“I remember transfer deadline day in my first or second year,” recalls Bennett. “We all had to go and sit in the dressing room after training. One-by-one people were being told they were going; it was like a revolving door in the first couple of years. But Barry loved the Blues and he got the ball started in raising the club’s profile and to me he was great.”

Bennett was soon the manager’s first choice goalkeeper and he rewarded the faith shown in him by helping Blues to what is now known as the League One title and the then Auto Windscreens Trophy double in the 1994/95 season. It was a great day for the travelling masses and the image of the fantastic support still lingers in Bennett’s mind.

“At that time it was the biggest game of my career. It was a fantastic effort from the Blues fans to come to Wembley and out-number Carlisle fans by 2:1. That’s the size of the club. Once it’s right, the fans will come. They’re a great set of supporters and we had a real rapport with them, they could understand that even though we weren’t the greatest team, we gave our all for the club. That’s what Birmingham fans want to see.”

The magnitude of that game was eclipsed six years later when, such was the length of Bennett’s stay at St. Andrew’s; he played in the 2001 League Cup final defeat to Liverpool.

“I’d say it was the biggest game of my career. It was really good; they had closed the roof too. Trevor (Francis) took us there the day before and everyone was laughing and joking. But then when you go into the empty stadium, it hits home. Going back to the hotel on the bus everybody was silent. That’s when the enormity hit us.”

Bennett was beaten that day by a wonderful strike by Robbie Fowler. But, after Darren Purse had equalised, deep into extra-time, Blues were denied what looked a clear penalty after Stephane Henchoz fouled Andrew Johnson and Blues went on to lose a penalty shoot-out.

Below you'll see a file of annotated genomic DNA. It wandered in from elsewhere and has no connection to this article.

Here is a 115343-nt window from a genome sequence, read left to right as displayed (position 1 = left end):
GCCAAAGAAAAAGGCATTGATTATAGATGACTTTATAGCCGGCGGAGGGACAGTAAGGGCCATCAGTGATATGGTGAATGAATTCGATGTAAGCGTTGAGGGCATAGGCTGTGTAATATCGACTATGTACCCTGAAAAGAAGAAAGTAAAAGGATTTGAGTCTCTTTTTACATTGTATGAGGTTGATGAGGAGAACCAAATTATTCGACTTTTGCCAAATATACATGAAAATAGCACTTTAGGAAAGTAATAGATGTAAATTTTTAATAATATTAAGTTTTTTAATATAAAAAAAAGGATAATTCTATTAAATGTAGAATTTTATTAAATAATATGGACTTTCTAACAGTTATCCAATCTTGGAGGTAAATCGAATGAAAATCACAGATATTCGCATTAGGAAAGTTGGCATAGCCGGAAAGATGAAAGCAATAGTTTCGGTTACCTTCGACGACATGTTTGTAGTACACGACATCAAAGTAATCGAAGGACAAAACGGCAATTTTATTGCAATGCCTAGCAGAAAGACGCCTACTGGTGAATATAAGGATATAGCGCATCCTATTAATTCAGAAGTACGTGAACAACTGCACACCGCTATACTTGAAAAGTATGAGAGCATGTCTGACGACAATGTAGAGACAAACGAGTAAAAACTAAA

“I think that everyone was disappointed after the defeat, the fans went away feeling disappointed, but also happy at the same time. If you look through the game, you know what Liverpool are going to be like, but we more than matched them and if we’d have got the penalty that we should have, then maybe we would have won it. But I’m glad the club managed to put that behind them and put it to bed by beating Arsenal (in the 2011 final).”

Blues fans will always look back fondly on Bennett’s time at St. Andrew’s, especially as it is rare nowadays to see players stay with one club for 12 years as he did, but the keeper says the constant excitement around the club always kept him rooted in Birmingham.

“People ask, ‘why didn’t you leave?’, but there was always something going on with Blues. Whether it was a promotion campaign, or staying in the Premier League, we were always playing for something and I think that’s why I was here that long. I was always involved with the team in some way too, so yes, there may have been times when I could have left, but I was very happy. The grass isn’t always greener on the other side.”

Following his loan spells at Sheffield United and Coventry, Bennett found himself playing for Leeds United and the Blades again, before being signed by current Blues manager Lee Clark for Huddersfield where he still remains. Although he has yet to start a first-team game this season, at the age of 42, Benno is still super-fit and remains ready to step up if required.  

20140214 Blues v QPR context